Zimmerman Makes Court Appearance in Fla. Shooting

Neighborhood watch volunteer George Zimmerman has made his first court appearance on a second-degree murder charge in the shooting death of Trayvon Martin.

During the brief appearance Thursday, Zimmerman stood up straight and wore a gray prison jumpsuit. He spoke only to answer "Yes, sir," after he was asked basic questions about the charge against him and his attorney.

His hair was shaved down to stubble and he had a thin goatee, which appeared consistent with his booking photo from the day before. He had resurfaced Wednesday to turn himself in after weeks in hiding.

The judge said he found probable cause to move ahead with the case and that an arraignment would be held on May 29 before another judge.

Zimmerman was charged after a public campaign to make an arrest in the Feb. 26 shooting, which has galvanized the nation for weeks. Some legal experts had expected Zimmerman to face a lesser count of manslaughter and say a prosecutor will face steep hurdles to win a murder conviction. Zimmerman has claimed that he fired in self-defense.

Legal experts say prosecutors face steep hurdles to win a second-degree murder conviction against Zimmerman. The prosecutor and her team will have to prove the 28-year-old Zimmerman intentionally went after Martin instead of shooting him in self-defense, to refute arguments that a Florida law empowered him to use deadly force.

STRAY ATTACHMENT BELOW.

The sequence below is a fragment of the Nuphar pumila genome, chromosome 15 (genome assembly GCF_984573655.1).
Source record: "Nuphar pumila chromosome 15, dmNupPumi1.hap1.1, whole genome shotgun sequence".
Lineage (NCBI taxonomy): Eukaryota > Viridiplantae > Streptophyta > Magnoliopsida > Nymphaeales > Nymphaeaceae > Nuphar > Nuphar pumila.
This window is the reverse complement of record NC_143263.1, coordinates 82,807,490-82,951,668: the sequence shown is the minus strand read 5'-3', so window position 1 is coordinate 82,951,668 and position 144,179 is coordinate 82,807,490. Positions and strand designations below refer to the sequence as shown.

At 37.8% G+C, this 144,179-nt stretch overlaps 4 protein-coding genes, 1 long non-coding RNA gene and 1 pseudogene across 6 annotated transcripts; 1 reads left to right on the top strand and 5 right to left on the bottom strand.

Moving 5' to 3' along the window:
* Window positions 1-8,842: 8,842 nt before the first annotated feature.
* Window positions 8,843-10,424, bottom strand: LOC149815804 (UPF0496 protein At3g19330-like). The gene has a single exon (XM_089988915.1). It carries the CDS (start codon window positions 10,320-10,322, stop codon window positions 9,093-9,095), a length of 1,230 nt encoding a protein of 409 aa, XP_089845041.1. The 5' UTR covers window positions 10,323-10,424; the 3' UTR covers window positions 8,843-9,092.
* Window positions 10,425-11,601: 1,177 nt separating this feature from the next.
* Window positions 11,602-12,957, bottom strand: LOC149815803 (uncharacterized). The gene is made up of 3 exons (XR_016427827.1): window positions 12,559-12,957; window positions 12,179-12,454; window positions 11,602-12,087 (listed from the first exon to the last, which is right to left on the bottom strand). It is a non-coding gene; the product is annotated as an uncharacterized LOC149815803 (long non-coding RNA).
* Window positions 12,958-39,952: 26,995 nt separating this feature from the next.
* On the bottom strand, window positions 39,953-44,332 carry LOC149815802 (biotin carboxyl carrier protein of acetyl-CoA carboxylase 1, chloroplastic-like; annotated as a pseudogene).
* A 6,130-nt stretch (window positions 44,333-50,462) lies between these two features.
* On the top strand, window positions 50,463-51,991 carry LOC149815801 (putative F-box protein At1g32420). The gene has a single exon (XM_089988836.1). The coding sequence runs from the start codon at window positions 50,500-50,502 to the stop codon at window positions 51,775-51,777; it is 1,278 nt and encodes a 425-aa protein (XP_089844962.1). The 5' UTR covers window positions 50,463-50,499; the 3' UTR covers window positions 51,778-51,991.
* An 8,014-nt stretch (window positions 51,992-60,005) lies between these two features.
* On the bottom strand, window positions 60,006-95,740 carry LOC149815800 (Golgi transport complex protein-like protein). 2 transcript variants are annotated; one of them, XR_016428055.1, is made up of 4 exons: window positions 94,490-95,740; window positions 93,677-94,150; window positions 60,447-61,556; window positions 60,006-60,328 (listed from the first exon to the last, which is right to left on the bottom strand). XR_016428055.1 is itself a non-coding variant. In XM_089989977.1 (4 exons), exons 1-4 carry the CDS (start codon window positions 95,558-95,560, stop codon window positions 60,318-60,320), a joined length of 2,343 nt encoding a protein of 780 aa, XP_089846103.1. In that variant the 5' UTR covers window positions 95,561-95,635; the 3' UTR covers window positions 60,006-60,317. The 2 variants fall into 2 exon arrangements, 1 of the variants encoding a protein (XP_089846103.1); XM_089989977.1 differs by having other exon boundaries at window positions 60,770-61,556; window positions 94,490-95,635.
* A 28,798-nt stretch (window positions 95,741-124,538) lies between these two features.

"He is concerned about getting a fair trial and a fair presentation," his attorney, Mark O'Mara said. "He is a client who has a lot of hatred focused on him. I'm hoping the hatred settles down ... he has the right to his own safety and the case being tried before a judge and jury."

Zimmerman, 28, turned himself in at a county jail Wednesday after special prosecutor Angela Corey announced the charge.

Legal experts said Corey chose a tough route with the murder charge, which could send Zimmerman to prison for life if he's convicted, over manslaughter, which usually carries 15-year prison terms and covers reckless or negligent killings.

The prosecutors must prove Zimmerman's shooting of Martin was rooted in hatred or ill will and counter his claims that he shot Martin to protect himself while patrolling his gated community in the Orlando suburb of Sanford. Zimmerman's lawyers would only have to prove by a preponderance of evidence - a relatively low legal standard - that he acted in self-defense at a pretrial hearing to prevent the case from going to trial.